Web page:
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Ricardo's Intelligent Car

A UK technology company is integrating a suite of technologies to improve fuel economy, safety and convenience.

Courtesy Ricardo

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This article was first published in the Ricardo Quarterly Review. It is used here with permission.

Now that most of society has embraced the idea that the world's resources are limited, the appeal of autonomous systems in vehicles which help the driver to optimise driving style for better fuel economy is much greater. Car ownership, personal mobility and, especially, driving skills are all emotive subjects - yet at the same time it's well understood in engineering circles that driving style is one of the main causes of excessive fuel consumption. Safety specialists agree, too, that it is often the driver rather than the vehicle that is the weak link in the chain.

Based on a Ford Escape hybrid, the Ricardo Sentience research vehicle addresses those problems without taking control of the vehicle away from the driver. ‘Sentience’ literally means 'consciousness' and by providing the vehicle with a degree of intelligence, information on the topography of the road ahead and real-time traffic information, it can function more efficiently and safely. Sentience exploits the benefits of both advanced hybrid technologies and intelligent transport systems to the full, reducing fuel consumption in track-based testing from anything between 5 and 24 per cent.

Test Vehicle

The Escape is a full hybrid which can operate in several modes. It can run under electric-only power, using the power of just the petrol engine, or operate in mixed mode where both the petrol engine and electric motor are brought into play. In regenerative braking mode, kinetic energy is recovered by using the electric motor as a generator to charge the battery when the vehicle is slowing.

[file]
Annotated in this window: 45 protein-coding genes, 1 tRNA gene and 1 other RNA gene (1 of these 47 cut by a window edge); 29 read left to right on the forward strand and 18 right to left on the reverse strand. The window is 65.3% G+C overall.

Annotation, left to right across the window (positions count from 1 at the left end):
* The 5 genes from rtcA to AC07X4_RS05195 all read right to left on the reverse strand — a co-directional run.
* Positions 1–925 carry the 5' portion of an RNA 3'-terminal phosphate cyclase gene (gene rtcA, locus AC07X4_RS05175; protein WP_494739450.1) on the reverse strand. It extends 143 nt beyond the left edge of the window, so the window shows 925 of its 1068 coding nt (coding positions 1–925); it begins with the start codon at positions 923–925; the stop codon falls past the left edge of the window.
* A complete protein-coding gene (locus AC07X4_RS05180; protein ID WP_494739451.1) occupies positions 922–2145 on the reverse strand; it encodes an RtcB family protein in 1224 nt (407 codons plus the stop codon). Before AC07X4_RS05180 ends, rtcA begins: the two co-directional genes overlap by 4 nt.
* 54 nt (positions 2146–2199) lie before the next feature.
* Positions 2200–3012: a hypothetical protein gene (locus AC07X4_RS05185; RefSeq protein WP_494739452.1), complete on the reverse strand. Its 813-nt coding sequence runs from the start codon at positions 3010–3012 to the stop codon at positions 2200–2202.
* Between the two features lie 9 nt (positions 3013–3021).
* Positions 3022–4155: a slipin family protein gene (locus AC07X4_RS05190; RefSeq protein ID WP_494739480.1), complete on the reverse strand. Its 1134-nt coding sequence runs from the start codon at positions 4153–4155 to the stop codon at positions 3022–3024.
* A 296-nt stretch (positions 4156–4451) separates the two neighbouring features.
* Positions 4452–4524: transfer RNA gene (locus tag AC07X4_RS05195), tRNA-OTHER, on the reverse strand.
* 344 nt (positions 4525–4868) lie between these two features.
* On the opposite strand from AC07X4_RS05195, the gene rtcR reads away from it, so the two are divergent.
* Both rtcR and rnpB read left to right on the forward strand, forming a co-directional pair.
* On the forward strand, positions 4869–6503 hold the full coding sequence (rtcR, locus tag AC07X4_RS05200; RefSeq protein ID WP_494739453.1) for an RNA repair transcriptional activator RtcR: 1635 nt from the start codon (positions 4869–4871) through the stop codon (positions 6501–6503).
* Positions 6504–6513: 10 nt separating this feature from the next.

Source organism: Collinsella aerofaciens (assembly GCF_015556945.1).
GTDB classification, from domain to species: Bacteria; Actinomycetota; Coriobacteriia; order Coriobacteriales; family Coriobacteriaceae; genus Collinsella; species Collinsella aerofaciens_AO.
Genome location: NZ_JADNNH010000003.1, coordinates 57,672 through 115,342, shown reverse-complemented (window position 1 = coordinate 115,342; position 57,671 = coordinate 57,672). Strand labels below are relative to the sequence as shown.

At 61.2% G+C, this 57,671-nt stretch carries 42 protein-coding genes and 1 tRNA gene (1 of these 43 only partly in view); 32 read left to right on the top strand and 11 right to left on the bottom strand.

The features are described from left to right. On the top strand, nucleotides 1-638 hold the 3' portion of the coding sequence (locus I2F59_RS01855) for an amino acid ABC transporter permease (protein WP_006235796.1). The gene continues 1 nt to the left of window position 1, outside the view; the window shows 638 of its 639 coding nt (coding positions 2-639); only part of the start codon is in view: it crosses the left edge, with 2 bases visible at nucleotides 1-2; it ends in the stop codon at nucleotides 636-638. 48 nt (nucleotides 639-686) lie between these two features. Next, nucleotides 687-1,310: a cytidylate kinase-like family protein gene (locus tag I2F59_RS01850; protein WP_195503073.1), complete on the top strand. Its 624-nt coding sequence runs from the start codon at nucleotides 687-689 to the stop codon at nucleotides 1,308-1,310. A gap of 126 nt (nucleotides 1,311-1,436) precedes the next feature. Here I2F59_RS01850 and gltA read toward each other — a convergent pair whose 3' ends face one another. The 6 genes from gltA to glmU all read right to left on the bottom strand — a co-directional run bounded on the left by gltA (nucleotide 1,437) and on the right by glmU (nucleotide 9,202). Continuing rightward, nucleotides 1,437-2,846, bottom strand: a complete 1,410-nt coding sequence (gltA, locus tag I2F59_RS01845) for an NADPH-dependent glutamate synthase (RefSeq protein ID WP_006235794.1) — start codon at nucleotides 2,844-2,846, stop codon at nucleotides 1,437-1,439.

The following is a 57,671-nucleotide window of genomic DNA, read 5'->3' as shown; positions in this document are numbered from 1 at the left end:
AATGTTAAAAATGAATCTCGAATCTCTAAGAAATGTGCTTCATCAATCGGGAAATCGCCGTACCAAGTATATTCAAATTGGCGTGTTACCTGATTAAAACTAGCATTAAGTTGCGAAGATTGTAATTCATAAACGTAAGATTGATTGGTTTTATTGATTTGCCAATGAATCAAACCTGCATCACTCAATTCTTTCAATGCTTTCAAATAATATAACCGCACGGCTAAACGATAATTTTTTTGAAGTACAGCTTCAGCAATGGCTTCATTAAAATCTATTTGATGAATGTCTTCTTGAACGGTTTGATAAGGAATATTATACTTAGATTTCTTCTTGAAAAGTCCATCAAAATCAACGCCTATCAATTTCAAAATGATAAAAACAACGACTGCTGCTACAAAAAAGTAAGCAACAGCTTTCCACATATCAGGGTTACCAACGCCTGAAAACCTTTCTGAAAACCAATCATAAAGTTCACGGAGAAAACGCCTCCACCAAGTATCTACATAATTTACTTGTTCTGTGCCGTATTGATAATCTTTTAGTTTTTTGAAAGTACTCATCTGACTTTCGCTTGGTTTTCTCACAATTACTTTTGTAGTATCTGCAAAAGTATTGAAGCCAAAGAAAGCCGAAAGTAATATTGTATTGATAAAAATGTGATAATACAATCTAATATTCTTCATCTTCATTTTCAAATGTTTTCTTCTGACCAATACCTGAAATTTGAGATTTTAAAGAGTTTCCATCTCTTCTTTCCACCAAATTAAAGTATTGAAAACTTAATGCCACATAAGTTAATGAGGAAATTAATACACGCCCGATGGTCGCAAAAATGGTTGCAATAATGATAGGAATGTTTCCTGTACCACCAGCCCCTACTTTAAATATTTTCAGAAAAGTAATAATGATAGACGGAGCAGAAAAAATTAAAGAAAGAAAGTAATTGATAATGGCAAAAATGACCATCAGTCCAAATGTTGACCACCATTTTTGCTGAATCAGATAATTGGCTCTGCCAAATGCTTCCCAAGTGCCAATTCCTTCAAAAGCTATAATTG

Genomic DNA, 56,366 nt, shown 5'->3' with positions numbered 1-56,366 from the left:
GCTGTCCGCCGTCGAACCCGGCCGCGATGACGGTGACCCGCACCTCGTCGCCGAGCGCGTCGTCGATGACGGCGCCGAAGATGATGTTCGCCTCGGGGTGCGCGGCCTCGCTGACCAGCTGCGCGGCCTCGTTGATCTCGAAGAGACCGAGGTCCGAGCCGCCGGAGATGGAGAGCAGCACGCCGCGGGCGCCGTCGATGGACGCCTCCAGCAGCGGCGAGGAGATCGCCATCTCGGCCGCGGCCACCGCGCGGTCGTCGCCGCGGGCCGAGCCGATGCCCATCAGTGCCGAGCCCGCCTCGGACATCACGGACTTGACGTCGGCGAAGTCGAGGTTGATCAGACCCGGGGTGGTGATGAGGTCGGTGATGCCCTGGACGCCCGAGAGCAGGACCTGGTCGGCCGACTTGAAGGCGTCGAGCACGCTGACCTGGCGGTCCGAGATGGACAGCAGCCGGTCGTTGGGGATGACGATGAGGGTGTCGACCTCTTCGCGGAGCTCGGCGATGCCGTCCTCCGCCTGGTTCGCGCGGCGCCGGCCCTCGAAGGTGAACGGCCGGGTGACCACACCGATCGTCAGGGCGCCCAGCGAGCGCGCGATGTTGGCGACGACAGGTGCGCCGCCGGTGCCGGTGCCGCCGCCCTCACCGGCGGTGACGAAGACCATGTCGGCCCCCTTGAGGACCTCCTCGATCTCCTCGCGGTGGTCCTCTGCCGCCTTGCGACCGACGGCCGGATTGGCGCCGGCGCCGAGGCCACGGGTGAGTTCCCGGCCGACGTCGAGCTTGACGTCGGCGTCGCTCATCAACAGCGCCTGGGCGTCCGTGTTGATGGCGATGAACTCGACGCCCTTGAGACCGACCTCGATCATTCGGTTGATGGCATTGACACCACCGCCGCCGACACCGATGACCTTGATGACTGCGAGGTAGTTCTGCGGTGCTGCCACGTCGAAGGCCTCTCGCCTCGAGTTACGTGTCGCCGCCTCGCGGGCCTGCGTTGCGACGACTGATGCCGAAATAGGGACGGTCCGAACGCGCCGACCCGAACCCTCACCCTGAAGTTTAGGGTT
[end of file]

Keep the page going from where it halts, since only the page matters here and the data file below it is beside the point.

A comparison of test data from the Sentience vehicle - operating its Enhanced Acceleration/Deceleration (EAD) strategy - with average vehicle use across mainland UK roads, suggests a national fuel saving of up to 14 per cent may be possible, the equivalent of between 1.2 and 2.9 million barrels of oil per year. Yet despite these impressive predictions, the cost of implementation is minimal and has been achieved by clever combinations of existing technologies already in the marketplace and which are installed on many existing vehicles.

"Sentience has been a unique collaboration between three industries which would not normally work together," explains project director, Tom Robinson of Ricardo. Other project partners are Jaguar Land Rover, TRL, Orange Business Services, the UK mapping agency Ordnance Survey, and innovITS, the UK centre of excellence for intelligent transport systems and sustainable mobility, which part-funded the project.